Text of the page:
In 1777, Miss More published an Ode to Dragon, Mr. Garrick's House Dog at Hampton, a witty compliment to that celebrated actor on his retiring from the stage; and in the same year appeared her Essays for Young Ladies, written in very elegant language, and useful as a guide to proper subjects of study. Of these we shall merely, quote the words of a cotemporary critic, that though equally calculated to direct the morals and the taste of those to whom they are addressed, yet would there be no impropriety in putting them into the hands of grown gentlewomen, nay, even of those

—for whom Time hath turn'd, unseen,
His hundred thousand glasses,

who hath given to trumps and spadille as undivided power in trust over the life estates of those venerable beings, and who, though in taste incorrigible, might yet improve in morals.

Miss More had about this period been strongly recommended to Garrick by Dr. Stonehouse, with whom he was particularly intimate, and that performer, or rather manager, as he was at that time, entered warmly into her interests, exerting himself much for her tragedy of Percy, which was partly founded on the celebrated French play of Gabrielle de Vergy, by Belloy, and was first performed in 1778, meeting with great success from the original story being most ingeniously ingrafted upon our popular tale of Chevy Chace, and holding itself no contemptible station in the ranks of modern tragedy, the sentiments being natural and delicate, and the language flowing and easy. But when we speak of the success of this piece, we must not forget that both the prologue and epilogue were written in the highest style of English wit and humour by Garrick himself. Her next tragedy of Fatal Falsehood, in the style of Otway, came out in 1780, and was well received, though not equal to Percy: the prologue was from her own pen, but perhaps no play could fail when Sheridan, as in this instance, contributed the epilogue.

Laying aside all further writing for the stage, Miss More, now employed herself in her leisure hours in producing what has been generally esteemed the most popular of all her works, the Sacred Dramas, with Sensibility, a Poetical Epistle, which made their appearance before the public in 1782, but had previously been performed by her sister's pupils, affording such satisfaction to those who had seen or heard them, as dramatizing in a most natural and feeling manner several of the affecting and instructive narratives in sacred history, that their publication was loudly called for. The accompanying poem of Sensibility was also much esteemed, as presenting a just mode of thinking on a subject on which young ladies are very apt to form mistaken ideas, particularly respecting that sympathetic tenderness which is so often supposed to have its source in the amiable affections of the heart.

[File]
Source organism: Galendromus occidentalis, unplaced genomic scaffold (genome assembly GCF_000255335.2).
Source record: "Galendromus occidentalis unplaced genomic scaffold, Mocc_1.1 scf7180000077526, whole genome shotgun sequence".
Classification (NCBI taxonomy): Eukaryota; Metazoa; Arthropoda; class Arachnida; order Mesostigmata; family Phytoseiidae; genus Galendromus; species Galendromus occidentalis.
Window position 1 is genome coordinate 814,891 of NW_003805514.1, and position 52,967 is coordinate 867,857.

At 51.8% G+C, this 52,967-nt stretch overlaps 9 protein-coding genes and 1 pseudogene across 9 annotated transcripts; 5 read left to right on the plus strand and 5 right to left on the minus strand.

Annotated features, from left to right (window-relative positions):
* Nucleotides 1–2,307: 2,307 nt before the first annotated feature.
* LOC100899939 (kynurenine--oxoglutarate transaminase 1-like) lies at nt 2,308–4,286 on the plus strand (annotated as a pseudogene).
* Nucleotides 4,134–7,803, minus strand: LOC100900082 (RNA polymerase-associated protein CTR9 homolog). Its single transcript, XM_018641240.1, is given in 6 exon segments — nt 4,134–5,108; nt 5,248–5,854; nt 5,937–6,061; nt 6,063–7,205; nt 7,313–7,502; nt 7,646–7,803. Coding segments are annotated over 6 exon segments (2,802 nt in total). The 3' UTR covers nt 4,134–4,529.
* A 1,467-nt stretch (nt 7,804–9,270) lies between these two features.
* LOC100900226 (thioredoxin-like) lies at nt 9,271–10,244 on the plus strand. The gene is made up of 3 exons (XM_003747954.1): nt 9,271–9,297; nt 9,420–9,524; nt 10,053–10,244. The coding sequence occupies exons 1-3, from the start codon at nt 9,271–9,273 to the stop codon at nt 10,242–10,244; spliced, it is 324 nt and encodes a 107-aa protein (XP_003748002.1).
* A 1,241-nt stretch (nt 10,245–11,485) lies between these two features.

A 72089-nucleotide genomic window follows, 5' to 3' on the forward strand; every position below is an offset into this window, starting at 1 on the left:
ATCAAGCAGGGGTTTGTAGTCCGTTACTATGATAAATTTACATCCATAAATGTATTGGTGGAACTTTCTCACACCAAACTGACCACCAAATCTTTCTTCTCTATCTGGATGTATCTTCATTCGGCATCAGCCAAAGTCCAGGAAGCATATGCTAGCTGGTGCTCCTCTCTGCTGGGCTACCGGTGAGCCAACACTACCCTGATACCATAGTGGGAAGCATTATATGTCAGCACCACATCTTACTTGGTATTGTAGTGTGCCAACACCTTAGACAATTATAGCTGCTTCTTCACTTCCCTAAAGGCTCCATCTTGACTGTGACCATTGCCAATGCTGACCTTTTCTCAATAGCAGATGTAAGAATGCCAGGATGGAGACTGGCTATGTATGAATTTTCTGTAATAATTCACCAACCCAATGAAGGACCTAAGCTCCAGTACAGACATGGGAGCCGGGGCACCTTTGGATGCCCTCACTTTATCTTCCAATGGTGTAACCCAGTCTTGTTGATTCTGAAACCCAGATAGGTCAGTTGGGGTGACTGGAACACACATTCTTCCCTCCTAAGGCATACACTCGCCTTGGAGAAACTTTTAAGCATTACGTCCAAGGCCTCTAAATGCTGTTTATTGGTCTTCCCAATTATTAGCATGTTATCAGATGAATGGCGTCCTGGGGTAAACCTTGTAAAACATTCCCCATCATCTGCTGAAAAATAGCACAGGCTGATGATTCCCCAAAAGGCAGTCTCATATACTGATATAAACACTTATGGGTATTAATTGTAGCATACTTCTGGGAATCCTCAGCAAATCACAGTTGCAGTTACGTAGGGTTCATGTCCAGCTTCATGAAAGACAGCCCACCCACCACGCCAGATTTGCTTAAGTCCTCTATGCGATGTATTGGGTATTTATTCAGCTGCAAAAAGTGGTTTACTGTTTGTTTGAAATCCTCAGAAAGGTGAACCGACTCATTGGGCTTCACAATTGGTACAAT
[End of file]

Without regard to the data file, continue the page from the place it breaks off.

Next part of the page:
Florio, and Bas Bleu, a satire on prevailing follies, and founded on Mrs. Montague's well remembered Blue Stocking Club, displayed great wit and taste, entertaining the mind whilst they chastised the injudicious modes of modern education as well as the affectation of female learning. This took place in 1785, soon after which, so successful had been the industrious efforts of the four sisters, that they were enabled to resign their school, and to retire to a sweet little cottage in a rural situation at the foot of the Mendip Hills, in Somersetshire; where they instituted a Sunday school, on a plan so benevolent and successful, that in a very short time they were enabled to prevail upon the wild inhabitants of that region to attend to instruction; and soon after no less than ten schools were established in the surrounding villages, at which upwards of one thousand children of both sexes have already been educated in useful knowledge.

It was about this period that Miss Hannah Moore drew forth from obscurity the well known poetess, Ann Yearsley, the milkwoman of Bristol, in whose cause, aided by Mrs. Montague, she exerted herself most successfully. That poor, woman, however, no doubt led astray by some of her ignorant officious acquaintances, became displeased at the subscriptions and profits of her works being retained by her best friends for prudential purposes, and a contest began in which she had the folly to accuse Miss More of envy!

We shall not, however, enter into all the gossip of that period, only mentioning the curious coincidence that a poem appeared from the pen of each on the Slave Trade, in the year 1788: on which occasion the reviewers, having given the meed of superiority to the cultivated poetess, may have thereby added considerable fuel to the existing flame.

Miss More's best exertions were given also, about this period, to that unfortunate unknown, the Maid of the Haystack; and in 1788 she published, but without her name, Thoughts on the Manners of the Great, which at first were attributed to the Bishop of London, to Mr. Wilberforce, and to several other gentlemen of eminence.

In 1791, Mrs. More produced her Estimate of the Knowledge of the Fashionable World; from which period no remarkable work issued from her pen until lately, when Coelebs made its appearance: but that admirable and estimable production is too well known to require comment, we shall therefore close this sketch by stating, that the world is principally indebted to this elegant authoress, in concert with Mrs. Trimmer, for that extensive and benevolent plan of the Cheap Repository, for the circulation of tracts likely to improve the rising generation of the lower classes.

In the cause of piety and virtue Mrs. Hannah More is still active; dividing her time between her public exertions in favour of the poor, and in the superintendence and encouragement of the schools formed in her vicinity; where she and her sisters have long set an example well known to, and we trust, well followed by many of our fair readers.